A concentrated clash of grunge guitars and flurries of woodwinds over aggressive drums back Jimmy Lee’s plunge into the bleak, daily life-altering effects of chemical dependency on “Kings Fall,” while the cymbal crashes and repeated hums of “love, love, love, love, love…” crystallize the imagined happiness it brings on “I’m Feeling Love.” Many singer-songwriters make questionable claims of staying artistically true to themselves; but by the halfway point of Jimmy Lee, it’s clear that Saadiq is genuine in his stated mission to make music first and foremost for himself. There are no stabs at radio-ready fare or cash-grab elements to make the darkness of the album more palatable for listeners unfamiliar with his history. It is a true process of attempting catharsis through blunt artistry.

Respected rappers have frequently explored the murky, entangled worlds of discrimination, poverty, and drug-dealing—and the mental and emotional suicide in which they prevalently result. Far fewer singers, however, have delved as deeply into that universe to construct an album’s worth of connected plots and character studies on the subject as Saadiq does on Jimmy Lee. His eclectic production sensibilities and well-honed skills on multiple instruments further enable him to convey the muddled existence and grave reality resulting from the circumstances related in the stories.

Thematically, the second half of Jimmy Lee progresses into the sometimes more obscured aspects of coping with and denial of the altered states brought about by the demons Saadiq sings about in earlier cuts. Musically, the vibe becomes accordingly more dissonant, as on “My Walk,” a sort of “Walk on the Wild Side”-meets-spaced-out-minimalism. The contrast of coarse drum patterns to his gospel-like backing refrains drives home the passages’ unsettling confessions. Ever the prolific producer for fellow artists, he relinquishes the vocal spotlight to Reverend Elijah Baker for the surprising straight-ahead down-home gospel of “Belongs to God,” the set’s one untarnished hint of salvation.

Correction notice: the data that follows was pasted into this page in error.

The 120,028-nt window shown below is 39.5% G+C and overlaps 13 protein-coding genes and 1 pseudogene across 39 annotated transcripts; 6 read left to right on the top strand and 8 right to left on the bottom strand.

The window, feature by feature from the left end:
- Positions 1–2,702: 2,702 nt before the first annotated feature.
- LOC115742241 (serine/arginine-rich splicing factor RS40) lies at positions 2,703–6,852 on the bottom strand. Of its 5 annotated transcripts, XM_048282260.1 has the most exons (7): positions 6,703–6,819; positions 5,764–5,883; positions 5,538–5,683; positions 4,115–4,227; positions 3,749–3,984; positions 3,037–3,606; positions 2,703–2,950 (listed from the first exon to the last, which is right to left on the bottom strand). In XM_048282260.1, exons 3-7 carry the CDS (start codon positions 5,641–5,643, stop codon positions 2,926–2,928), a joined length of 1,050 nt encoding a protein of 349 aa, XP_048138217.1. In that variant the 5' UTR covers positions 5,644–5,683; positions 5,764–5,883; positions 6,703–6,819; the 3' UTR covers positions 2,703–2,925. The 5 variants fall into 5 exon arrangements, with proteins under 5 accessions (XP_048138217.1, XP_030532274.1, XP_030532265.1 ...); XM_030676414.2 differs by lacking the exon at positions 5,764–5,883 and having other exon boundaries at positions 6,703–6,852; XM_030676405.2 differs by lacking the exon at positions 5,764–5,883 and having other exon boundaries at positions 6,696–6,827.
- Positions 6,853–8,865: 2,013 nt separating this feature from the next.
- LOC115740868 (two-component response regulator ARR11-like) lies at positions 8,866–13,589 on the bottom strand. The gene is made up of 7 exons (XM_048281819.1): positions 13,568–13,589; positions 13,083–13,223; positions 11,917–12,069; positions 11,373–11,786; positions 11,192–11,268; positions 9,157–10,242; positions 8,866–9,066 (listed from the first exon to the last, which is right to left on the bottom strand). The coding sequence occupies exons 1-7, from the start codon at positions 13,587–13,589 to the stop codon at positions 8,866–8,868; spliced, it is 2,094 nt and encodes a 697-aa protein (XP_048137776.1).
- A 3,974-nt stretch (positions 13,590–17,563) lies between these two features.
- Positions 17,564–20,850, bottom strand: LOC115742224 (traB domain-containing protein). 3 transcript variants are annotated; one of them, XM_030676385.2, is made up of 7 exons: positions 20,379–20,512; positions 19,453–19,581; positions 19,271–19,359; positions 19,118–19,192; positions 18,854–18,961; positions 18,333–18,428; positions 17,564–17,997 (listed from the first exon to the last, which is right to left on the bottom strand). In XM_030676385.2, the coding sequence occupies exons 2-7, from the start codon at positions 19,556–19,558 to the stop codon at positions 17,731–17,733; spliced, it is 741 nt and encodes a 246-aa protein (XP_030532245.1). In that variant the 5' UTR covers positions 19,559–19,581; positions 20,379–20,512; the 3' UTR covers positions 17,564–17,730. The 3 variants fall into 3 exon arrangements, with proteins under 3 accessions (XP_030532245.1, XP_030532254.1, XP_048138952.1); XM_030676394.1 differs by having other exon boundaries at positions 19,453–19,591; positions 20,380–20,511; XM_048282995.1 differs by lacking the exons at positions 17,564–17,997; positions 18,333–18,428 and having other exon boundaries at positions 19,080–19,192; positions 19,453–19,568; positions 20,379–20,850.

The tumultuous path of Jimmy Lee thickens on the cautionary mind-warp of “Glory to the Veins,” while the unhappy ending for many in his shoes is exposed on “Rikers Island.” This lament to the infamous jail complex in New York’s East River is embedded with a spiritual feel in Saadiq’s hook vocals multi-tracked many times over to resemble a choir, while Kelvin Wooten’s piano and B3 organ fills boost the underlying urgency of the story: “The boy is shaking inside/He says it’s something he didn’t do/He’s afraid to take that long ride/Down Rikers Avenue.” It’s followed by a striking spoken-word “redux” performed by actor Daniel J. Watts, with Saadiq’s pensive guitar work and vocal phrases adding momentum to his striking parlance and societal wake-up call.

The closing track of Jimmy Lee, fronted by rapper Kendrick Lamar, is one of the set’s most impactful moments in its inconclusiveness. The solid groove and easy guitar licks are juxtaposed with Saadiq’s glum baritone delivery of the chorus: “I thank God for giving us this life/The day you’re born, someone else dies/All in love, all is in life/Your life is in your rearview.”

In today’s overwhelmingly troubled times, the edgy, genre-bending arrangements and production of Jimmy Lee may be hard to appreciate given the harsh realities brought to the surface in the unconcealed storylines. Saadiq’s delivery, however, ensures that they are presented in an at once practical and creative flow that just might make a bit of a difference for someone lingering on the edge. Recommended.

by Justin Kantor